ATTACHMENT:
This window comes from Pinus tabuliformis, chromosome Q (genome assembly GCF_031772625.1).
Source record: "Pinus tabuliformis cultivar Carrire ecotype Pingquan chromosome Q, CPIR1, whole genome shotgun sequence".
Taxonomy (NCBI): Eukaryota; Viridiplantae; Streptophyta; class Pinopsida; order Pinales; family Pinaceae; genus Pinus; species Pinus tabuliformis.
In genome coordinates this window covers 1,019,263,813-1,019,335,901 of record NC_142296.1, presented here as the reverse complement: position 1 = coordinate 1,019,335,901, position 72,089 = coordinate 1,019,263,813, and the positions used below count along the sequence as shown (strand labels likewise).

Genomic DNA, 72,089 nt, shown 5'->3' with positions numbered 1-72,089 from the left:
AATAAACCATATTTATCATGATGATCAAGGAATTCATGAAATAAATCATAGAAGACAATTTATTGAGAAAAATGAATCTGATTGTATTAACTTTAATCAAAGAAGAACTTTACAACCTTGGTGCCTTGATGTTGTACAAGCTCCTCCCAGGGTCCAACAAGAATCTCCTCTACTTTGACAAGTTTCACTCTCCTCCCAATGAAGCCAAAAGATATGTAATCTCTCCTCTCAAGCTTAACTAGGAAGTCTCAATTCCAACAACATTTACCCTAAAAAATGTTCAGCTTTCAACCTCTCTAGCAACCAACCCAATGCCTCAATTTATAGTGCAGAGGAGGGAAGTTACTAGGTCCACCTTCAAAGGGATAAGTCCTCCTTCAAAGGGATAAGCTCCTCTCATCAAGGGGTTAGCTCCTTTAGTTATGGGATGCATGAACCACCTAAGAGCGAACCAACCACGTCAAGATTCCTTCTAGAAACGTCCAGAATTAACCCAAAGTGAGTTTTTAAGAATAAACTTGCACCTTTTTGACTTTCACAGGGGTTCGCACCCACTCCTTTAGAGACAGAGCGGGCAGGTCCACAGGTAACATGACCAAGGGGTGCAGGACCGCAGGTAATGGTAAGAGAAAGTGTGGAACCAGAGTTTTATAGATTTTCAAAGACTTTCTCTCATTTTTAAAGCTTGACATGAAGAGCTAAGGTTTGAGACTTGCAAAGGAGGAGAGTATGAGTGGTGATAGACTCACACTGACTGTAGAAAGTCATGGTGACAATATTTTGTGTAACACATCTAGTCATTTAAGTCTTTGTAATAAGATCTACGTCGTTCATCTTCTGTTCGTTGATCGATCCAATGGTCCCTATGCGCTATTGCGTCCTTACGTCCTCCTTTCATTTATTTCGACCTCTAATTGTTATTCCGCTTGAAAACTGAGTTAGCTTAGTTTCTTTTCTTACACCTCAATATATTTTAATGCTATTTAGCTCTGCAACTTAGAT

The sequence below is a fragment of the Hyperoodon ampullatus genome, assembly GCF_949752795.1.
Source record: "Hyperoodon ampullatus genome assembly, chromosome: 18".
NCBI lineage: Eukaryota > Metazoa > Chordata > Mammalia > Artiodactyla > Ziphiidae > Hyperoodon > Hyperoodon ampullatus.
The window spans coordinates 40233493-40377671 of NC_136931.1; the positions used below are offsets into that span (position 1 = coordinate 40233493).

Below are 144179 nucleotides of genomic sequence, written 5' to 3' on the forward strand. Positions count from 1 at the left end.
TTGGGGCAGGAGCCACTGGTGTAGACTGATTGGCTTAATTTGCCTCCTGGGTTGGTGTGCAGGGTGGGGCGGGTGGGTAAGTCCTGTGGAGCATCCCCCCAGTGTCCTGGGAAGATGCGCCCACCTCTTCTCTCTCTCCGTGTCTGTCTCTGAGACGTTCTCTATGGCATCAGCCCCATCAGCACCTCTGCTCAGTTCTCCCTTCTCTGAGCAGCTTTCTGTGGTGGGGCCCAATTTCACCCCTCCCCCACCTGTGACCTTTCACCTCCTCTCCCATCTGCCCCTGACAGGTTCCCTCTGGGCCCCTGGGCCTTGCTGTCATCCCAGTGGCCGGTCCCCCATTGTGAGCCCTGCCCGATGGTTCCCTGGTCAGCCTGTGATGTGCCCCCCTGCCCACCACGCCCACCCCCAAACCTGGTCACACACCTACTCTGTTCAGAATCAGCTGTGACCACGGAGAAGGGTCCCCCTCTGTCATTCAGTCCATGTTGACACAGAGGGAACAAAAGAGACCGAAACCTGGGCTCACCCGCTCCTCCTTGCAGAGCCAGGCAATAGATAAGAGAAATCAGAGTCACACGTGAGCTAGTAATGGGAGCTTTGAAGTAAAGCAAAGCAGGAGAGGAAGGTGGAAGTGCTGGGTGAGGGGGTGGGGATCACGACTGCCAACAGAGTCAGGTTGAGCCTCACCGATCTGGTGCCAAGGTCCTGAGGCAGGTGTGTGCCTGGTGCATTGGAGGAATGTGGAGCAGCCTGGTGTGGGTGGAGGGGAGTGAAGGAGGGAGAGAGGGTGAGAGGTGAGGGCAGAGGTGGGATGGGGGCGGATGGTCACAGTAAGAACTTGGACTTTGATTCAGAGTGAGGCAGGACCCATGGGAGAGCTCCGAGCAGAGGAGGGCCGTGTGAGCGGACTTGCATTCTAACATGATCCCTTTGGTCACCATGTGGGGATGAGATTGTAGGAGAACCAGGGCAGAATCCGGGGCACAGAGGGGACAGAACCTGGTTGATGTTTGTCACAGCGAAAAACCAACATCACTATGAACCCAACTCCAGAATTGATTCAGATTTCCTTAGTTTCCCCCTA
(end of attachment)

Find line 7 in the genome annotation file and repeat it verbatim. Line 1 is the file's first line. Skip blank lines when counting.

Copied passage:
The sequence below is a fragment of the Hyperoodon ampullatus genome, assembly GCF_949752795.1.